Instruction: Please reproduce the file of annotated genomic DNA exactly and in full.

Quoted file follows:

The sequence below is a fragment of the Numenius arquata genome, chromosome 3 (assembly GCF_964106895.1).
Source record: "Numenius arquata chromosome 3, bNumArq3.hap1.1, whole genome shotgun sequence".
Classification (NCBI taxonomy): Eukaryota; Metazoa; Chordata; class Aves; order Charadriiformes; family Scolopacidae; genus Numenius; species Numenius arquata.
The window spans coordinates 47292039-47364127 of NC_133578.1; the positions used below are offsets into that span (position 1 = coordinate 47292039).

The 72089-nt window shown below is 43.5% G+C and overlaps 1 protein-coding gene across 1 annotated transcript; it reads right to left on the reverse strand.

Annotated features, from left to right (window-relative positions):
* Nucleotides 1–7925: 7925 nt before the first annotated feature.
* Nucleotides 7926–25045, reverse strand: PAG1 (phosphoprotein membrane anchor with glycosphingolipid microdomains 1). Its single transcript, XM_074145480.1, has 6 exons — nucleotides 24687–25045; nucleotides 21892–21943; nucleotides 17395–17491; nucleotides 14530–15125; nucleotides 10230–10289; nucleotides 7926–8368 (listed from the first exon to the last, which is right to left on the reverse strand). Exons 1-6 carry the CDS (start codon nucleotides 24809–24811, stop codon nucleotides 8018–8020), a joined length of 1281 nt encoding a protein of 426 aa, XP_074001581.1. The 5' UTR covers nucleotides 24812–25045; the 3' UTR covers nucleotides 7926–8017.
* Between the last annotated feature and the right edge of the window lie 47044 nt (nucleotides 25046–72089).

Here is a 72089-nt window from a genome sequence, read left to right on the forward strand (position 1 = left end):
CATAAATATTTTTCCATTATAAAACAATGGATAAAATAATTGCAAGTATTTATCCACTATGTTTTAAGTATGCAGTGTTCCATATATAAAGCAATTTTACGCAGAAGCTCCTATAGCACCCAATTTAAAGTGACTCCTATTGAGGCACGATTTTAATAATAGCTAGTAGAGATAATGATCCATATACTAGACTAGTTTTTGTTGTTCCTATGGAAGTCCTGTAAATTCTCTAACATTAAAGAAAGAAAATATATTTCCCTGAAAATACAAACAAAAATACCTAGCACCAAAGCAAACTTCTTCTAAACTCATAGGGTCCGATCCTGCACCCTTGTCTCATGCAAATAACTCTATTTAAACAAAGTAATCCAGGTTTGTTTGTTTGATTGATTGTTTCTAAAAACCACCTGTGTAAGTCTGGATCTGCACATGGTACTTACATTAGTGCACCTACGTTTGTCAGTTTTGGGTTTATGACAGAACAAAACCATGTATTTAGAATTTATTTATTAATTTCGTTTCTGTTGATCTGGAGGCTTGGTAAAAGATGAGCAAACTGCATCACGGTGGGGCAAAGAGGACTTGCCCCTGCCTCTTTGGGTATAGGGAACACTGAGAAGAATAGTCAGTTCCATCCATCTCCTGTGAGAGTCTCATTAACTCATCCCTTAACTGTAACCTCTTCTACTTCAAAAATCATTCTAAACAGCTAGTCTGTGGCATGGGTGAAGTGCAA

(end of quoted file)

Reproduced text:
The sequence below is a fragment of the Numenius arquata genome, chromosome 3 (assembly GCF_964106895.1).
Source record: "Numenius arquata chromosome 3, bNumArq3.hap1.1, whole genome shotgun sequence".
Classification (NCBI taxonomy): Eukaryota; Metazoa; Chordata; class Aves; order Charadriiformes; family Scolopacidae; genus Numenius; species Numenius arquata.
The window spans coordinates 47292039-47364127 of NC_133578.1; the positions used below are offsets into that span (position 1 = coordinate 47292039).

The 72089-nt window shown below is 43.5% G+C and overlaps 1 protein-coding gene across 1 annotated transcript; it reads right to left on the reverse strand.

Annotated features, from left to right (window-relative positions):
* Nucleotides 1–7925: 7925 nt before the first annotated feature.
* Nucleotides 7926–25045, reverse strand: PAG1 (phosphoprotein membrane anchor with glycosphingolipid microdomains 1). Its single transcript, XM_074145480.1, has 6 exons — nucleotides 24687–25045; nucleotides 21892–21943; nucleotides 17395–17491; nucleotides 14530–15125; nucleotides 10230–10289; nucleotides 7926–8368 (listed from the first exon to the last, which is right to left on the reverse strand). Exons 1-6 carry the CDS (start codon nucleotides 24809–24811, stop codon nucleotides 8018–8020), a joined length of 1281 nt encoding a protein of 426 aa, XP_074001581.1. The 5' UTR covers nucleotides 24812–25045; the 3' UTR covers nucleotides 7926–8017.
* Between the last annotated feature and the right edge of the window lie 47044 nt (nucleotides 25046–72089).

Here is a 72089-nt window from a genome sequence, read left to right on the forward strand (position 1 = left end):
CATAAATATTTTTCCATTATAAAACAATGGATAAAATAATTGCAAGTATTTATCCACTATGTTTTAAGTATGCAGTGTTCCATATATAAAGCAATTTTACGCAGAAGCTCCTATAGCACCCAATTTAAAGTGACTCCTATTGAGGCACGATTTTAATAATAGCTAGTAGAGATAATGATCCATATACTAGACTAGTTTTTGTTGTTCCTATGGAAGTCCTGTAAATTCTCTAACATTAAAGAAAGAAAATATATTTCCCTGAAAATACAAACAAAAATACCTAGCACCAAAGCAAACTTCTTCTAAACTCATAGGGTCCGATCCTGCACCCTTGTCTCATGCAAATAACTCTATTTAAACAAAGTAATCCAGGTTTGTTTGTTTGATTGATTGTTTCTAAAAACCACCTGTGTAAGTCTGGATCTGCACATGGTACTTACATTAGTGCACCTACGTTTGTCAGTTTTGGGTTTATGACAGAACAAAACCATGTATTTAGAATTTATTTATTAATTTCGTTTCTGTTGATCTGGAGGCTTGGTAAAAGATGAGCAAACTGCATCACGGTGGGGCAAAGAGGACTTGCCCCTGCCTCTTTGGGTATAGGGAACACTGAGAAGAATAGTCAGTTCCATCCATCTCCTGTGAGAGTCTCATTAACTCATCCCTTAACTGTAACCTCTTCTACTTCAAAAATCATTCTAAACAGCTAGTCTGTGGCATGGGTGAAGTGCAA